Colombian Spanish is often described as the best and clearest version of the language but, like all nations, we choose to use it in our own particular way. Here are a few Colombian sayings that may make no sense, but still make perfect sense:
Durmió conmigo anoche o qué, que ya no saluda
“You slept with me last night then, the fact you’re not greeting me?” gently makes the point that it’s impolite not to greet someone.
No me abra los ojos que no le voy a echar gotas
The classic “Don’t open your eyes like that at me, I’m not giving you eye drops,” strikes a chord with many a Colombian child.
Con hambre, no hay pan duro
“There’s no such thing as hard bread if you’re hungry,” is a firm guilt-inducing Colombianism that has shamed many a child into eating their dinner.
Duerme más que un gato con anemia
“He/she sleeps more than a cat with anaemia.” Yep. It’s lost on us too.
Mugre que no mata, engorda
“Dirt that doesn’t kill you, makes you fat.” A gross yet approving expression for a person eating something they’ve previously dropped on the floor.
Tengo un filo, que si me agacho me corto
“I have such a blade, if I bend over I’ll cut myself,” means you are very, very hungry.
¿Usted qué come que adivina?
“What do you eat that makes you guess so?” is a Colombianism for someone sharp enough to guess what you’re thinking.
El que tiene tienda que la atienda
“The person who has the shop, attends it,” is a warning that you must always be responsible for your own things.
Le cuento el milagro pero no el santo
“I’ll tell you the miracle, but not the saint,” is the salvation of Colombian gossips, who want to reveal what has happened without disclosing who is responsible.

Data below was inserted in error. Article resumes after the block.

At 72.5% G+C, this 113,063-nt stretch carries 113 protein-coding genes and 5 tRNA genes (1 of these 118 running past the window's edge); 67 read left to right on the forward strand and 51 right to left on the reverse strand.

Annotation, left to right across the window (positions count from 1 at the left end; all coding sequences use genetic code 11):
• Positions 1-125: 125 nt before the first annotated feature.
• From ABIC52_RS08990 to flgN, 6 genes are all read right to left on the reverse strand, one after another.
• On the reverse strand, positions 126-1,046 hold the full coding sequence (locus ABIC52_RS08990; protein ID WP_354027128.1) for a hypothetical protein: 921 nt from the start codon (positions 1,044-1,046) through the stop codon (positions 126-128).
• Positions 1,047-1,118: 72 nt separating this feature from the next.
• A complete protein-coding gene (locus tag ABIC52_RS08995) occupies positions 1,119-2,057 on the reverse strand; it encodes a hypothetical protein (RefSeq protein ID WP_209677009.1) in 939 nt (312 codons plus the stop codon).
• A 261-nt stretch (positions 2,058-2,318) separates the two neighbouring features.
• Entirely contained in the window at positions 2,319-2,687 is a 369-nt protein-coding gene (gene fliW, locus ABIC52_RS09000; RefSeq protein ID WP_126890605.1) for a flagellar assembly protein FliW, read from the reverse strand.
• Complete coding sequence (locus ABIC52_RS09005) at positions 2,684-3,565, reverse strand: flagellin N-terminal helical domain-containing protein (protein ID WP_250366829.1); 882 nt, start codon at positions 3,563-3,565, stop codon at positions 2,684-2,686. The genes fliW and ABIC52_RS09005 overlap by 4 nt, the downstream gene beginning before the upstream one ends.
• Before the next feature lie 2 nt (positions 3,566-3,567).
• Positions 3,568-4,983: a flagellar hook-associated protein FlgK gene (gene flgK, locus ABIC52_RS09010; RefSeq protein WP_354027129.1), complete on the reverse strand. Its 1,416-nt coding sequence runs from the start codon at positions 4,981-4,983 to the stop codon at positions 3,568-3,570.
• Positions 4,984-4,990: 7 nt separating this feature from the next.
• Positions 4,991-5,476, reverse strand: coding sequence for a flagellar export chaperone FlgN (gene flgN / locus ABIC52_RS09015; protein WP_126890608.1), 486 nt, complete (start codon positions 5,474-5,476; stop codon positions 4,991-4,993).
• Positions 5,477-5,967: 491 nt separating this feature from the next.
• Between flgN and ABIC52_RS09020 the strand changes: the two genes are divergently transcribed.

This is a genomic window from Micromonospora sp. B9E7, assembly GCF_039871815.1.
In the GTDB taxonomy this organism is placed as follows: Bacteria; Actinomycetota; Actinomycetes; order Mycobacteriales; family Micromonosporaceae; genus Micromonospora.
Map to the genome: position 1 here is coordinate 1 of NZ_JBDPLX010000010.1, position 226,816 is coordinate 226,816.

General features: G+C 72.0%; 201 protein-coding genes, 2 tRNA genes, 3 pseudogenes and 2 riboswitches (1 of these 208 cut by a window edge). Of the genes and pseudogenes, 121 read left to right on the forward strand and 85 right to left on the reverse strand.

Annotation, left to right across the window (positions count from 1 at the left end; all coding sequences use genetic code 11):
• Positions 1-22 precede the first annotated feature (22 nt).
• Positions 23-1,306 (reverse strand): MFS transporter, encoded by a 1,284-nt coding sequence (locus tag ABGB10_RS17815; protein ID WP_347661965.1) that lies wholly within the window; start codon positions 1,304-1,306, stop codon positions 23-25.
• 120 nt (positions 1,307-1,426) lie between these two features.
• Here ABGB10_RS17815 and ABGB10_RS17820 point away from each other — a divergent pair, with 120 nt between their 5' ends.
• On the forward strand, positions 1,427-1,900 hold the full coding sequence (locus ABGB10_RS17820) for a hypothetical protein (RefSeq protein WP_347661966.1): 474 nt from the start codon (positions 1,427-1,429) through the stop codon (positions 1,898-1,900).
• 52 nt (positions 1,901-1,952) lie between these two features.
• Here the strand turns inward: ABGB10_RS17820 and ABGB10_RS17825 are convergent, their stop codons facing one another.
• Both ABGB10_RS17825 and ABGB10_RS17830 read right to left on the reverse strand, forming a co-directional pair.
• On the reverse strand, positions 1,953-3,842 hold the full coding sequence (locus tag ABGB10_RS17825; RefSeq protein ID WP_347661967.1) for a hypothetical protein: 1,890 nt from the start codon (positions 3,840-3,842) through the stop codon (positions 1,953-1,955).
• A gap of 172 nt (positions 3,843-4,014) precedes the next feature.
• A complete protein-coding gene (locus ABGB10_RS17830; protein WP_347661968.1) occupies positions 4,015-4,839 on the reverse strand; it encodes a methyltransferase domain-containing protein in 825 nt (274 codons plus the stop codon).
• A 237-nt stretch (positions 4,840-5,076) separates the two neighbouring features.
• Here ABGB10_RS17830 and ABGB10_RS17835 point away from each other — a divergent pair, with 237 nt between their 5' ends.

Son como uña y mugre
“They’re like a fingernail and dirt,” is a charming Colombian expression for describing close friends.
Es más feo que carro visto por debajo
If something is “uglier than a car observed from below,” you’ve got to be thinking you’re seeing it from the worst angle.
Colgar los guayos
Colombians love soccer so much they say someone has “hung up their soccer boots” when they die.
¡Se nos creció el enano!
“The dwarf has grown on us,” is best used when a small problem gets out of hand.
Habla hasta por los codos
The perfect phrase for someone who “talks up a storm”.
Le dio una mano
Literally meaning “gave a hand to” this phrase is used when something, such as Colombia’s soccer team, beats something else.
Dios le da pan al que no tiene diente
“God gives bread to those who have no teeth,” is a very Colombian way of remarking that a person has something they cannot, or will not, appreciate.
If you love to say things the local way, the answer is Colombia. If you liked this article, please share it on Facebook, Twitter, LinkedIn, Google+ or any of your social networks.
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